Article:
It starts with the finding of a journal by an old scientist, which inspires our narrator's uncle to go on a journey in search of whether it is possible to reach the center of the Earth.
I was really excited when I started this. I had loved Twenty Thousand Leagues Under the Sea when I read it this summer, so I knew I was going to be in for a Vernian treat. I've also been teaching a small science-fiction unit in my sophomore English class, and since I talk a lot about Verne, it was fitting that I read one of his novels.
I had to force myself to read this one. Perhaps it was the timing-with school stuff piling up, random drama elsewhere, me being distracted from reading-but I really didn't feel this book calling to me from my nightstand. By the time I finally finished it, I realized that there were a lot of things that I wanted to happen in the book that didn't. I expected the narrator to be like the narrator in Leagues, smart, educated, and determined. Instead, I had a whiny boy who complained almost the entire time they were on the journey. Say what you will, but if the main protagonist isn't interesting, then the book won't call to you.
I also struggled with the believability of this one. I was fine with all the science, etc that was presented in Leagues. It made sense, and it translated well to modern time. Everything here, didn't. I didn't buy that they could climb down miles into the Earth with no change in temperature, or that there would be a cavern in the middle of the earth with a sea-complete with sea monsters. I think that when this was published, people would have bought into that aspect of the book. It just didn't come across as powerful or as magical in modern times. We know that the middle of the Earth is molten and extremely hot, so that logical sense of myself couldn't buy into the magical qualities of the land below ours.
I also felt the book lacked just a little something to draw me in. There was a great sense of wonder in Leagues that wasn't here. This might connect to the horrid narrator, but nothing was presented in that mystical sense that I so admired in Verne's other book.
By the time I finished, I was just grateful to be done with it. This is just a book that didn't come across right to me as a modern reader, but I do see how it could have inspired many when it was first published. I think that acknowledging there might be other worlds out there would have drawn people in.
It just didn't work for me.
That's a shame, I've not read this one but have always thought that it sounds interesting. Maybe I'll try 20,000 Leagues Under The Sea instead.ReplyDelete
Aw, it's too bad it didn't work for you. I don't remember it that well from when I read it, but I think I liked it well enough. It's good to know that Leagues is better though, as that's on my Classics Club list!ReplyDelete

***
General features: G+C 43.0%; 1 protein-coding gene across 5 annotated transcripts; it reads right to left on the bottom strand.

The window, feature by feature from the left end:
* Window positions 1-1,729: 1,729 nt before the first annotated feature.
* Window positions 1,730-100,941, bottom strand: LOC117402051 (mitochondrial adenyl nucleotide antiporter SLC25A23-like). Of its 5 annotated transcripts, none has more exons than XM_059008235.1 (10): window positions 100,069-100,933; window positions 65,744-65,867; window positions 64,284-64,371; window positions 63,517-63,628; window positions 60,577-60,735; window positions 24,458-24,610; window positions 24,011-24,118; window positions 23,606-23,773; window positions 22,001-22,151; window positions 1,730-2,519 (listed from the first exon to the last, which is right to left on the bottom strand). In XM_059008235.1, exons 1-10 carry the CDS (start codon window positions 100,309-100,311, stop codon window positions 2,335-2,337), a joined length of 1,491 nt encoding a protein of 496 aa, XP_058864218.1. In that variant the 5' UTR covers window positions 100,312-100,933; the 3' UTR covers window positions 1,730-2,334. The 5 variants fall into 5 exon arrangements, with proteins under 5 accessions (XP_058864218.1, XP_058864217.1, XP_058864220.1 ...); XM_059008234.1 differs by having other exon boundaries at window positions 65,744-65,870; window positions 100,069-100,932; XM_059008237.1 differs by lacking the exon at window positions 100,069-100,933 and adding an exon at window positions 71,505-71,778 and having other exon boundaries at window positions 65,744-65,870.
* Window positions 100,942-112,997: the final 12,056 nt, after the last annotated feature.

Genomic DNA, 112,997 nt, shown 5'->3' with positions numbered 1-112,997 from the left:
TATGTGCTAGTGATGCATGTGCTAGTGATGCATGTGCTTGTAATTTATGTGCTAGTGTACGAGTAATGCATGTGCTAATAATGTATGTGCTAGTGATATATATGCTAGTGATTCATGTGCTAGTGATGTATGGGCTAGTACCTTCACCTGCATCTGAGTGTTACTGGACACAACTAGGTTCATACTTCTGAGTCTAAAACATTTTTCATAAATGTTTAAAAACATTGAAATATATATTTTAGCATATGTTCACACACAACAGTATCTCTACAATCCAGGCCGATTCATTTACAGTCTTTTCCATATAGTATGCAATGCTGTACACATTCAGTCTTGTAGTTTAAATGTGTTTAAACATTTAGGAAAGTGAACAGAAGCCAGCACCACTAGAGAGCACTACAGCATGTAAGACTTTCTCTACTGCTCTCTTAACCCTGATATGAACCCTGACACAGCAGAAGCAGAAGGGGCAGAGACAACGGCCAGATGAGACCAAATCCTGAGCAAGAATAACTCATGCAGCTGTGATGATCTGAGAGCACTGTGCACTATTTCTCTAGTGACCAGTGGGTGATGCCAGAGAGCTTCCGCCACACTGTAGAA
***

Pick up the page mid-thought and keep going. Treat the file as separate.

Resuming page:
I actually enjoyed this one, even though I found the adventurous aspect of it to be lacking; I remember there being a lot of science talk in the book. I really like Verne's writing, though, which I think is the main reason I enjoyed Journey despite the story not being at all what I expected. I'm definitely going to have to check out Leagues.ReplyDelete
I'm glad I chose to add 20,000 Leagues Under the Sea to my Classics Club list instead of this one.ReplyDelete
It's so true what you say about the protagonist. If you don't connect in some way with the main character, it's hard to buy into the rest of the book.
I love that you call it a "Vernian treat," even though it didn't quite live up to that hope. Love the cover though! That's just stunning.ReplyDelete
I have seen the movie, and at that time I thought 20.000 Leagues is much better. Nevertheless, I think I'll read this book anyway, because it's Verne's style that I love (from 20.000 Leagues as well as Around the World--have you read it by the way?). Thanks for the review!ReplyDelete
Note to self: Stick with Leagues. :)ReplyDelete
This is on my to-read list, but maybe I'll read Twenty Thousand Leagues and then stop.ReplyDelete
This is how I felt about 20,000 Leagues. Jean @ Howling Frog Books mentioned there being different editions of that book, with the older editions not having all of the content that was in the original French, and my edition was older and didn't even list the translator, so I think that contributed to me not liking it that much. I wonder if that could have happened here? The science issues would still be there, but maybe the translation could have impacted some of the other issues.ReplyDelete
My 5th grade son is obsessed with the works of Jules Verne and has had me reading right beside him through the journey, sometimes reading aloud to him. And I have to say it has been very enjoyable - both the books and his enthusiasm. Sorry it did not work for you.ReplyDelete
This was my first (and only) Verne. I didn't enjoy it much, either... which is why I never picked up another of his works.ReplyDelete
Yesterday I finished reading this book and posted a completely different review but I really liked yours as well. I'm doing a Jules Verne Readalong on my own right now and I still haven't read Twenty Thousand Leagues Under the Sea but I will sooner or later.ReplyDelete
Huh that's a shame cuz this book seemed more interesting than leagues would have been.ReplyDelete
I haven't read this since I was a child and I liked it then. That being said, I just saw a movie version of this with Brendan Fraser and that was so terrible, that it almost scared me off from Verne completely! But I do love Captain Nemo and 20.000 Keagues ...ReplyDelete